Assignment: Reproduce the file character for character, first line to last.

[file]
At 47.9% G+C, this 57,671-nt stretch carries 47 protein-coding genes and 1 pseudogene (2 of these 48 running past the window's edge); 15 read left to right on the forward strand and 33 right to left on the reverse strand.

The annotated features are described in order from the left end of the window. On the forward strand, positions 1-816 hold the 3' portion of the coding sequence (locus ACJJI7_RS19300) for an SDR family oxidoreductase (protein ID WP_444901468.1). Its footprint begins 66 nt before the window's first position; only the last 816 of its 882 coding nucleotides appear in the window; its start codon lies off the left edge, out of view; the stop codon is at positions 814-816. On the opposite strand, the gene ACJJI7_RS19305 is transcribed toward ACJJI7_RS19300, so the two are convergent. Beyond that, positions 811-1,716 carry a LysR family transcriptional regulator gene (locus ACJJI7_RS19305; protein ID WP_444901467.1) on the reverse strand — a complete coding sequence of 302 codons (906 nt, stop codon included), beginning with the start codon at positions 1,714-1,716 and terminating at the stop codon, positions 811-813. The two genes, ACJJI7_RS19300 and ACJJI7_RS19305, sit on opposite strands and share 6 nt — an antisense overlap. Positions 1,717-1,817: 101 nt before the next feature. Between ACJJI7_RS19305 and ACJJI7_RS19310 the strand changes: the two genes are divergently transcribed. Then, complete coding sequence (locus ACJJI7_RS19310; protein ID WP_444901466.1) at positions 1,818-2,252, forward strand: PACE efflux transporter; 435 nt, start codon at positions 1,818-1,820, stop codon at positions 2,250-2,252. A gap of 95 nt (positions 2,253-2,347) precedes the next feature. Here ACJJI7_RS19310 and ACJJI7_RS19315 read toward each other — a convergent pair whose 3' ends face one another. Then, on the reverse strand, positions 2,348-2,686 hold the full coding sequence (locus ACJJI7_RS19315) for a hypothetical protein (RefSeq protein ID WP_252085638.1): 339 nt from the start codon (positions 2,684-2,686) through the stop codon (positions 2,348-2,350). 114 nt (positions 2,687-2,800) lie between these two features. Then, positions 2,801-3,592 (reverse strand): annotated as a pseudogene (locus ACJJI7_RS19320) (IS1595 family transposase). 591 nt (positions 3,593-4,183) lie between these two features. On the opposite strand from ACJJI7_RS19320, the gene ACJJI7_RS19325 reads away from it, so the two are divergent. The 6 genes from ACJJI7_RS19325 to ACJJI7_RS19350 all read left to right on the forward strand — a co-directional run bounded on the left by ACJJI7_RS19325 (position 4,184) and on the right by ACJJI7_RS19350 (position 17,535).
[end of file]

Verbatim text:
At 47.9% G+C, this 57,671-nt stretch carries 47 protein-coding genes and 1 pseudogene (2 of these 48 running past the window's edge); 15 read left to right on the forward strand and 33 right to left on the reverse strand.

The annotated features are described in order from the left end of the window. On the forward strand, positions 1-816 hold the 3' portion of the coding sequence (locus ACJJI7_RS19300) for an SDR family oxidoreductase (protein ID WP_444901468.1). Its footprint begins 66 nt before the window's first position; only the last 816 of its 882 coding nucleotides appear in the window; its start codon lies off the left edge, out of view; the stop codon is at positions 814-816. On the opposite strand, the gene ACJJI7_RS19305 is transcribed toward ACJJI7_RS19300, so the two are convergent. Beyond that, positions 811-1,716 carry a LysR family transcriptional regulator gene (locus ACJJI7_RS19305; protein ID WP_444901467.1) on the reverse strand — a complete coding sequence of 302 codons (906 nt, stop codon included), beginning with the start codon at positions 1,714-1,716 and terminating at the stop codon, positions 811-813. The two genes, ACJJI7_RS19300 and ACJJI7_RS19305, sit on opposite strands and share 6 nt — an antisense overlap. Positions 1,717-1,817: 101 nt before the next feature. Between ACJJI7_RS19305 and ACJJI7_RS19310 the strand changes: the two genes are divergently transcribed. Then, complete coding sequence (locus ACJJI7_RS19310; protein ID WP_444901466.1) at positions 1,818-2,252, forward strand: PACE efflux transporter; 435 nt, start codon at positions 1,818-1,820, stop codon at positions 2,250-2,252. A gap of 95 nt (positions 2,253-2,347) precedes the next feature. Here ACJJI7_RS19310 and ACJJI7_RS19315 read toward each other — a convergent pair whose 3' ends face one another. Then, on the reverse strand, positions 2,348-2,686 hold the full coding sequence (locus ACJJI7_RS19315) for a hypothetical protein (RefSeq protein ID WP_252085638.1): 339 nt from the start codon (positions 2,684-2,686) through the stop codon (positions 2,348-2,350). 114 nt (positions 2,687-2,800) lie between these two features. Then, positions 2,801-3,592 (reverse strand): annotated as a pseudogene (locus ACJJI7_RS19320) (IS1595 family transposase). 591 nt (positions 3,593-4,183) lie between these two features. On the opposite strand from ACJJI7_RS19320, the gene ACJJI7_RS19325 reads away from it, so the two are divergent. The 6 genes from ACJJI7_RS19325 to ACJJI7_RS19350 all read left to right on the forward strand — a co-directional run bounded on the left by ACJJI7_RS19325 (position 4,184) and on the right by ACJJI7_RS19350 (position 17,535).